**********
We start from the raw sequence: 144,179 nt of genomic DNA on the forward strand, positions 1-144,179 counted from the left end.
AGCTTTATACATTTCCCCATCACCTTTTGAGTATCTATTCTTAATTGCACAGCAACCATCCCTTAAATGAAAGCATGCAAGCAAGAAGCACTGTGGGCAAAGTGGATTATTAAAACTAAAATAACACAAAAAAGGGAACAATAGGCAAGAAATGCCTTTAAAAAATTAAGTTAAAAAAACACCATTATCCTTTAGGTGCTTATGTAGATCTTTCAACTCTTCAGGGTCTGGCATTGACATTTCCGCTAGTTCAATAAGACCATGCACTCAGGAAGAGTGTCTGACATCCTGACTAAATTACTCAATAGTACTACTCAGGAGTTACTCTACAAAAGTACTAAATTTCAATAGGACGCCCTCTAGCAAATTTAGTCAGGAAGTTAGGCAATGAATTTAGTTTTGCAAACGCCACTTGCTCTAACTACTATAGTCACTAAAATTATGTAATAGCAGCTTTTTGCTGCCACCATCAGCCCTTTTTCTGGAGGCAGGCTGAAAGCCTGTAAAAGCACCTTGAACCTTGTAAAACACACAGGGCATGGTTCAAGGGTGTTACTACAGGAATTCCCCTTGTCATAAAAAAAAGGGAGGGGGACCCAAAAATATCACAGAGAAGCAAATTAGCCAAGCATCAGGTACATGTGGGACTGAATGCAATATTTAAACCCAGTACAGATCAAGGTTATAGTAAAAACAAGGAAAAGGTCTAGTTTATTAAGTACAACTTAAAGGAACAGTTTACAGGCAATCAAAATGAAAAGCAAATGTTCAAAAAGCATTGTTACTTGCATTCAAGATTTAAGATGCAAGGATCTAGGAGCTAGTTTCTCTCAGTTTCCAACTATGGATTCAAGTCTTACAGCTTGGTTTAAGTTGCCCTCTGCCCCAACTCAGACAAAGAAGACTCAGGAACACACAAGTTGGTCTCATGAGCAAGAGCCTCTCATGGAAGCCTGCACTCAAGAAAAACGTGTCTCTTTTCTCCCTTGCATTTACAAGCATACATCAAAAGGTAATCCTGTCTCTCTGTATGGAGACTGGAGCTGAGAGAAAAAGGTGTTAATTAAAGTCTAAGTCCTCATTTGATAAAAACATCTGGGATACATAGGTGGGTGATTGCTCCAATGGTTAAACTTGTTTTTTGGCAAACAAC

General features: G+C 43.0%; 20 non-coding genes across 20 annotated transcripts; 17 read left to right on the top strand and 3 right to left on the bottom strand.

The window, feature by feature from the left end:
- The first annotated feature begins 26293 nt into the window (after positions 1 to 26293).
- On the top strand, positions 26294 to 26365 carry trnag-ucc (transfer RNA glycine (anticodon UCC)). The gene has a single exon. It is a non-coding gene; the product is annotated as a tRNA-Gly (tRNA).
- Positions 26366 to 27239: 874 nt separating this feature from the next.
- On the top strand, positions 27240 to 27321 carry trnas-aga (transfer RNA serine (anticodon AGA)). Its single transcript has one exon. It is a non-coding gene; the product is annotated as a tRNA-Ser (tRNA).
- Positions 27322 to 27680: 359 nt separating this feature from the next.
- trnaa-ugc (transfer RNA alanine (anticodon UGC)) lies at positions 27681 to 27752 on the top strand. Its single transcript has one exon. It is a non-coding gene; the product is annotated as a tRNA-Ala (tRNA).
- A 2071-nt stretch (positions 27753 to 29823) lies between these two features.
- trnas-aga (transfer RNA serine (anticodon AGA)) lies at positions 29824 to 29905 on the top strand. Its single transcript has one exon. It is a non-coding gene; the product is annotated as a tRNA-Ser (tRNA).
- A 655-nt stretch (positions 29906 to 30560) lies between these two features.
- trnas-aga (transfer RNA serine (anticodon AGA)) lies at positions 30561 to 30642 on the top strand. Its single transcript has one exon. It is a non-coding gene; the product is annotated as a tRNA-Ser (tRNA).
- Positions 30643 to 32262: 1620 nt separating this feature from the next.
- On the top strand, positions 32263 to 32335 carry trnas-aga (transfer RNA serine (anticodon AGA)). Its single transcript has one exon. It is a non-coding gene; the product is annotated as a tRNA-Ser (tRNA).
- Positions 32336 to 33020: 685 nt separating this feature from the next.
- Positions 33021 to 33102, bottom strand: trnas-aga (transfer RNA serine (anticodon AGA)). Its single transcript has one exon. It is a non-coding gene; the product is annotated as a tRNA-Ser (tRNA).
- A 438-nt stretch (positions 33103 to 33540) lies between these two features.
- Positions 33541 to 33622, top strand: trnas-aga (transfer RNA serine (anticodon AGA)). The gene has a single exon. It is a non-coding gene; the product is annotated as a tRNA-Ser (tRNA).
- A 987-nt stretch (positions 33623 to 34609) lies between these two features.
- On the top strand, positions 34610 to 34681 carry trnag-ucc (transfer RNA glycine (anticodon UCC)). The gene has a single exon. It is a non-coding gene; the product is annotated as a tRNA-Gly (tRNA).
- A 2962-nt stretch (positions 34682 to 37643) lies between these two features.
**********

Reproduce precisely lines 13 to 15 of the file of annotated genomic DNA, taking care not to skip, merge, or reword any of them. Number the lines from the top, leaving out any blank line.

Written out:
- A 655-nt stretch (positions 29906 to 30560) lies between these two features.
- trnas-aga (transfer RNA serine (anticodon AGA)) lies at positions 30561 to 30642 on the top strand. Its single transcript has one exon. It is a non-coding gene; the product is annotated as a tRNA-Ser (tRNA).
- Positions 30643 to 32262: 1620 nt separating this feature from the next.